Throughout the day’s events, the topics of regulation, education and sustainability dominated, with industry voices expressing particular concern over government’s commitment to – or lack of – the food industry.
Too much regulation
Unease around a flurry of regulation that is continuously changing and diverging, and with little enforcement, were shared concerns among this year’s Business Leaders’ Forum participants.
“We can cope with regulations; we might not like them but as long as they’re clear we can cope. But nobody seems to be able to help you. You are constantly waiting to be told you’re doing something wrong and waiting for a fine,” one delegate aired.
Another agreed, using new packaging rules as an example: “There have been so many changes and so many backtracks. I actually can’t keep up with it anymore. I’m now at the stage where I’m waiting someone to tell me I’ve done something wrong because I can’t afford enough people to work on it to figure out what’s happening with legislation.”
Whilst everyone agreed regulations are important, the extent of new rules coming into play has been detrimental to some businesses which are struggling with added costs, not to mention the time and energy it takes to navigate these rules.
“What is really holding my business back is Brexit. I would very much like to be entering different markets, but I cannot justify creating a business model to the level of the checks required.”
Others concurred, as they expressed qualms over border control processes.
“If you look at Europe and the amount of regulation that’s building up, doing business with the EU is going to get harder and harder.”
Meanwhile in the UK, enforcement of rules for product coming from the EU into our borders is just not happening, meaning sub-standard product is being allowed into UK borders. But if you reverse the scenarios and export to the EU, those same products will fail – it’s imbalanced, unsustainable and extremely costly to UK producers.
“What’s the future going to be like?” one attendee stressed, as they articulated their concerns over current regulatory confusion only becoming more exacerbated.
“My plea to government is to police it. If you are going to put in all these regulations, you have to protect us from criminal activity,” another added, as they explained how the current situation has opened up opportunities for food fraud.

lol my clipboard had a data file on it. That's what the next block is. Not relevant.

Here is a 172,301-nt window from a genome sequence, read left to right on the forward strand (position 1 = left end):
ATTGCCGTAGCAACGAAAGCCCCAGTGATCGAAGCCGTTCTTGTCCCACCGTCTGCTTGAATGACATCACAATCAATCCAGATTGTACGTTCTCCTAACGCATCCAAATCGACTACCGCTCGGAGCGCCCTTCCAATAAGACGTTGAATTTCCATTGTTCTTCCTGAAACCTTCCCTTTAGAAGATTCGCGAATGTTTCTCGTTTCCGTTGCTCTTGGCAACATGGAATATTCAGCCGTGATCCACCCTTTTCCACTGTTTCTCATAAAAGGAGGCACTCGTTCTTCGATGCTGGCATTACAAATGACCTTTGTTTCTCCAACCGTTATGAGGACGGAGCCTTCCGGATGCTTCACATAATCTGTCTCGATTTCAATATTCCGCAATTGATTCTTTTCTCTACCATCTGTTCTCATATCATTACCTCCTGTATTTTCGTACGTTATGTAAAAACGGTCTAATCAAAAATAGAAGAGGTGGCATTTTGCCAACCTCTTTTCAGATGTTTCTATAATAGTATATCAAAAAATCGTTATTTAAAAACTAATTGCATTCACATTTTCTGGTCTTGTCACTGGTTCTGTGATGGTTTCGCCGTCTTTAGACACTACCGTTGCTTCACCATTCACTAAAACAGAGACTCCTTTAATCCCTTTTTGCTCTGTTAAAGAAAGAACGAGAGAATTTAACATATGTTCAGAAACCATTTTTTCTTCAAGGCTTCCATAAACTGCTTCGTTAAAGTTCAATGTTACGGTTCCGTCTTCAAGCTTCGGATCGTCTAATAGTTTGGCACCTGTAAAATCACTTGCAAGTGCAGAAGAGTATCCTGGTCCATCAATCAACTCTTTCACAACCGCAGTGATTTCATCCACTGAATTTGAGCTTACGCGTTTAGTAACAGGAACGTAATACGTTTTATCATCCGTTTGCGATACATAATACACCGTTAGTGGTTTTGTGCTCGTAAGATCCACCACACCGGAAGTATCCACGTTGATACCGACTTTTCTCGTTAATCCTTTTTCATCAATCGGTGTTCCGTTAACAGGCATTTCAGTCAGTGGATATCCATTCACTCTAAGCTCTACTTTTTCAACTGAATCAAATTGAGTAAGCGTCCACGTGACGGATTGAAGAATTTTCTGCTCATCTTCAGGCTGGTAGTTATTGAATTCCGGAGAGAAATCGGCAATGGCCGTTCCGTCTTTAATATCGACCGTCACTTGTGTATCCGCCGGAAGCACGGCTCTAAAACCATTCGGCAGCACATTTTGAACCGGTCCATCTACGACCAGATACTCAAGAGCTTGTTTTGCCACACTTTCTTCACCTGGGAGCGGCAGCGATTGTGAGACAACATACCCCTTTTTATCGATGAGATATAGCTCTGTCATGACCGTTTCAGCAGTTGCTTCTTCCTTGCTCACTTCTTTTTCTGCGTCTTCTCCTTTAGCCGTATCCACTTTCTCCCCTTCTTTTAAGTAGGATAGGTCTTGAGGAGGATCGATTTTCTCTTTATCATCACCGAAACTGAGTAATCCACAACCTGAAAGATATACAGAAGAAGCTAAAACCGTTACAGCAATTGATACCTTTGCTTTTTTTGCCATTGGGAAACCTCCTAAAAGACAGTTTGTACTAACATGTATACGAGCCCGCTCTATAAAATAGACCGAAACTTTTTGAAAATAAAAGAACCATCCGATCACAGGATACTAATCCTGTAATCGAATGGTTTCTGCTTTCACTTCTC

Indeed, the reality is that it has become almost more profitable – and much easier – to smuggle in food than drugs, with the Food Standards Agency estimating food crime to cost the UK economy up to £2bn each year. This is not a new topic, having previously been addressed by Food Manufacture some years ago, and still it remains a huge issue.
In fact, it was only yesterday that the Food Standards Agency launched a new freephone number for the food fraud hotline in a bid to crack down on crime.
Food isn’t taken seriously
The consensus from the leaders is that system level thinking is needed to direct regulations more appropriately, which are presently too fixated on a single narrative. Rather we need to look at the issues holistically.
“We need the system thinking because what happens is people get hooked on individual perspectives and they talk about one thing,” said one attendee.
“Government and politicians take food for granted,” another industry representative weighed in, as they indicated a lack of understanding for the way food is produced and the many avenues it influences.
As a result of this political sway, the delegate said the same perspective has descended all the way through society, with food not being taken seriously.
While humans all know that food and drink is essential for survival, it’s not necessarily at the forefront of Western societies’ minds. Similarly, the idea of working in manufacturing has not been held in the high regard it should be.
“It’s not seen as a serious entity to be involved with,” the individual continued.
This fed into the topic of education, as one delegate regaled stories of teenagers that they had encountered who had no concept of how food is made.
“It is clear that manufacturing as an industry lacks glamour and appeal to Gen Z. Education is key, let’s get our message into schools, and the breadth of career opportunities in food visible to these young people,” said Joanne Munnelly – compliance technologist at the ZERO2FIVE Food Industry Centre at Cardiff Metropolitan University.
Opening up more factory doors to students was agreed to be a good starting point in shifting the narrative and creating awareness among Gen Z.
“Young people have slightly more connection to retail because it’s more visible. The retailers are also far more structured in teams of career pathways,” said one leader as an example for manufacturers to follow.
This point was expanded upon as a fellow attendee flagged issue with mainstream media hailing labour shortages as something which has not extended beyond fruit pickers.